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Nordling Says SNOW WHITE AND THE HUNTSMAN Is All Beauty And No Heart!

Published at: June 1, 2012, 6:12 a.m. CST

 

Nordling here.

SNOW WHITE AND THE HUNTSMAN is one of those frustrating movies that you have to whip out the Scales of Quality on – while it’s beautifully shot, has some interesting characters and a fairly engaging story, it’s saddled with some epically bad performances and a shift in tone that makes it feel a little schizophrenic.  At times SNOW WHITE plays straight out of the LORD OF THE RINGS wheelhouse (complete with helicopter shots of characters walking among mountaintops), and at others Ridley Scott’s LEGEND comes to the forefront.  There’s even a sequence (the best sequence in the movie, admittedly) that if it wasn’t inspired by Hayao Miyazaki’s PRINCESS MONONOKE, I’ll eat my hat.  If you’re going to be “inspired,” be inspired from the best.

But the two anchor performances of the movie, Kristen Stewart’s and Charlize Theron’s, are rotten to the core.  I’ve come to expect bland work from Stewart – she really only seems to shine when she’s in smaller roles – but Theron’s performance is spectacularly bad.  At times I wanted to say to Theron, “Why are you yelling at me?  I’m right here,” as she screams at damn near everyone in the movie.  A more subtle, quietly malevolent performance would have worked wonders, which brings me to believe that this was more of a director’s choice than Theron’s, as she’s done great work before.  Rupert Sanders, who cut his teeth on commercials, has a keen visual sense but a lousy take on actors.

The movie has a promising start – as narrated by Chris Hemsworth – the king of the land loses his wife, and he is inconsolable, raising young Snow White on his own.  But when a mysterious obsidian-shard army invades, the king sends his forces into battle and rapidly defeats them.  The king’s men find a mysterious, beautiful prisoner, and the king is so smitten with her that he marries her that very day.  That night, the prisoner, Ravenna, brutally murders the king in her wedding bed and assumes the throne, and throws young Snow White into the dungeon.  This all plays out with a dreamlike quality, ethereal and much like the fairy tale that inspired the movie.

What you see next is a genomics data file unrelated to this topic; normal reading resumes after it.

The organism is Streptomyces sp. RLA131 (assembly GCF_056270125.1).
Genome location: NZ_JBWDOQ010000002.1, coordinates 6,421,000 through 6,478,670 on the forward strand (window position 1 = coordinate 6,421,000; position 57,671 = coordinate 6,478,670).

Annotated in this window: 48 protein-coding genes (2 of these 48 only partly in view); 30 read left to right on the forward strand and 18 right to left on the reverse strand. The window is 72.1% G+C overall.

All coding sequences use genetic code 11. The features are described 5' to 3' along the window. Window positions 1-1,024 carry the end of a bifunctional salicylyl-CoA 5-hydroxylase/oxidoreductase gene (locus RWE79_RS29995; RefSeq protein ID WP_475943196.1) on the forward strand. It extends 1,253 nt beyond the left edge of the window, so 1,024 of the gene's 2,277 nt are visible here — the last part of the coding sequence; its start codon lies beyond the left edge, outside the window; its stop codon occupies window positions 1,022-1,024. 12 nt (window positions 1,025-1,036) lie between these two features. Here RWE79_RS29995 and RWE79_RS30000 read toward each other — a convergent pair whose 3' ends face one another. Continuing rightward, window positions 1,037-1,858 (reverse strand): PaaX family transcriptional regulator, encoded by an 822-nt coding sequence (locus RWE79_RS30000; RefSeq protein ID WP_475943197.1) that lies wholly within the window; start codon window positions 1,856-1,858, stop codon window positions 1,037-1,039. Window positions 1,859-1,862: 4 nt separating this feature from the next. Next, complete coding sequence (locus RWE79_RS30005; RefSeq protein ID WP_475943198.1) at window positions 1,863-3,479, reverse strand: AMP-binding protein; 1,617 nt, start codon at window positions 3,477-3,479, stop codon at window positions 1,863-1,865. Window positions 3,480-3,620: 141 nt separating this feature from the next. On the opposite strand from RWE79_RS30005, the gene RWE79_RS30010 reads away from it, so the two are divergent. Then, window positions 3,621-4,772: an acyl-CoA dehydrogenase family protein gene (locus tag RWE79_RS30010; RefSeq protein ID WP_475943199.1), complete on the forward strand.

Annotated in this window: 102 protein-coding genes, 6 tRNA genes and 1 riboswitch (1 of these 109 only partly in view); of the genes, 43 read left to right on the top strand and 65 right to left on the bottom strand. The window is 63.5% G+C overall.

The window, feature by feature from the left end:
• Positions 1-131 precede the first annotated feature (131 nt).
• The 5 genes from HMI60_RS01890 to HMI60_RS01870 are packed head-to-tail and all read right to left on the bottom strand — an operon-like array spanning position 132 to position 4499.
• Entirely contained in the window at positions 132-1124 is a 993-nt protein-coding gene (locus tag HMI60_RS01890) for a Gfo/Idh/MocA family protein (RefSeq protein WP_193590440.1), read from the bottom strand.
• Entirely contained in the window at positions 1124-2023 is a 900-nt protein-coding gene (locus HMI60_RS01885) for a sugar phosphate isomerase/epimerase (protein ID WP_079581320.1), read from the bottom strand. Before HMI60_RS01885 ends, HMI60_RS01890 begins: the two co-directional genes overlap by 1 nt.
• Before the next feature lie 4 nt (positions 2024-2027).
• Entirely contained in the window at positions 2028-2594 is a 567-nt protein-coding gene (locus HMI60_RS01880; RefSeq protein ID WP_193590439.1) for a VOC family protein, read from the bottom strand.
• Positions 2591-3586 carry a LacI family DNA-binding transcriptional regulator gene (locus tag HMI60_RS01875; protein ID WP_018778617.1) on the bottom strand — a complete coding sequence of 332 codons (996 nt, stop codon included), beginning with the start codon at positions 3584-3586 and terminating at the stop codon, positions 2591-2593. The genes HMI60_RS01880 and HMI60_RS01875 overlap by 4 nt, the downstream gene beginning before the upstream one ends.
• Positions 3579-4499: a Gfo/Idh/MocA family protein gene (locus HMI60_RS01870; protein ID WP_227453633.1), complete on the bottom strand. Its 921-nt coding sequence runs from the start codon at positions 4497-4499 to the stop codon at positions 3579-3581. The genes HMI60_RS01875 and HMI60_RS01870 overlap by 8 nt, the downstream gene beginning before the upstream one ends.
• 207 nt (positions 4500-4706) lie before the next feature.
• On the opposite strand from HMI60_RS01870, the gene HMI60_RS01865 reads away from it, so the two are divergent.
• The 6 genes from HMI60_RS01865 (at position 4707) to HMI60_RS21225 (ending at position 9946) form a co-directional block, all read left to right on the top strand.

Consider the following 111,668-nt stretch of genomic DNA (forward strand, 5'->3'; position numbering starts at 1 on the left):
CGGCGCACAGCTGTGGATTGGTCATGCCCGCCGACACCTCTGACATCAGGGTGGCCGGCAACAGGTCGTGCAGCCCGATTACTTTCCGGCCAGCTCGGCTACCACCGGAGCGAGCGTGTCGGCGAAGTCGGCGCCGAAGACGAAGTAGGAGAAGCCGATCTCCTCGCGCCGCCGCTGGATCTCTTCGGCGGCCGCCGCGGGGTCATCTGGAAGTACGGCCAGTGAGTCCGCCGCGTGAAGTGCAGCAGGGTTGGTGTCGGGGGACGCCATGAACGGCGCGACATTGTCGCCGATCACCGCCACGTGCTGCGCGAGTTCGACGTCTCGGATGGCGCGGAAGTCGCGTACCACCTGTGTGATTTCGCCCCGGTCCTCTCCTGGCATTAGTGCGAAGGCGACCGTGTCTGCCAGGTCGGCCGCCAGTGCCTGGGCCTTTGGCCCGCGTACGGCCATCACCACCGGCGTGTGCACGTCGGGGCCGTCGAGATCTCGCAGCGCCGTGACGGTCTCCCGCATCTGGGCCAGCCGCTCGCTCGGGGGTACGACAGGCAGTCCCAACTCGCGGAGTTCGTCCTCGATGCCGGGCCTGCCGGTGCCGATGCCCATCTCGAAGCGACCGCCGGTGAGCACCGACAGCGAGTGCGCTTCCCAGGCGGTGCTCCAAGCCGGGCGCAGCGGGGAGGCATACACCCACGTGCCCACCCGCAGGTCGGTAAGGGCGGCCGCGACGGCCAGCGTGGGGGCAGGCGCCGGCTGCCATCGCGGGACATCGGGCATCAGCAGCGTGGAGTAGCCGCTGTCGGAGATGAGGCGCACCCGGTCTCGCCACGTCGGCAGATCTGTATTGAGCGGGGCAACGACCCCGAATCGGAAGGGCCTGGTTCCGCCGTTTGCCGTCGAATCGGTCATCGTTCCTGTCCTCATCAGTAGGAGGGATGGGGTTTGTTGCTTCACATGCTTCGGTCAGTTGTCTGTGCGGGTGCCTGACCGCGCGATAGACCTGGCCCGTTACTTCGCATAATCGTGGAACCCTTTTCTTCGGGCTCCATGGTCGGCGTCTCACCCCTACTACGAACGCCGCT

Ravenna, through her Magic Mirror, discovers that the only way she can truly be immortal is to take Snow White’s heart.  But Snow White manages to escape the dungeon and makes her way to the Dark Forest.  To track her down, Ravenna dispatches her evil brother Finn (Sam Spruell) and the Huntsman (Chris Hemsworth), a drunken widower who knows the Dark Forest, to bring her back.  The Huntsman finds Snow White and takes pity on her; he decides to help Snow White escape her pursuers.  I'd talk about Prince William (Sam Claffin) but he's almost entirely forgettable.

The first half of the movie is ponderous and slow, and I was ready to write this movie off, regardless of the terrific cinematography, until the Dwarves showed up.  Character actors like Ian McShane, Bob Hoskins, Toby Jones, Nick Frost, Eddie Marsan, and Ray Winstone make up the Dwarves and through CGI trickery and stand-ins they’re all very convincing visually.  They’re also given the best lines of dialogue and inject a much needed levity to the movie.

Rupert Sanders has a nice visual sense but a lousy dramatic one; why softly intone malice when you can scream your fool head off?  I found myself wondering what it was like at dinner at the Wicked Queen’s house – “PASS THE SALT!  HOOOOOOW WAS YOUUUUUR DAYYYYYY?!?!?” – and Stewart isn’t much better.  She’s done wonderful performances before in smaller movies like ADVENTURELAND and THE RUNAWAYS, so I don’t understand why she loses the plot in these big-budget affairs.  The movie almost works in spite of itself; again, the “Sanctuary” sequence, as nature comes alive (not dissimilar to how all the birds all flock to Snow White in the classic animated movie, actually) which is beautiful, striking, and very reminiscent of Ridley Scott’s work on LEGEND and Hayao Miyazaki’s in PRINCESS MONONOKE (even down to the tiny fairies).  But when we get to the climactic battle, it’s pretty much the same that we’ve seen in many fantasy movies before.

Universal Studios, with this and BATTLESHIP, is off to a rough start this summer.  SNOW WHITE AND THE HUNTSMAN has some good things going for it, but the plot and the acting practically sink it.  Go for the cinematography, stay for the Dwarves.

Nordling, out.  Follow me on Twitter!

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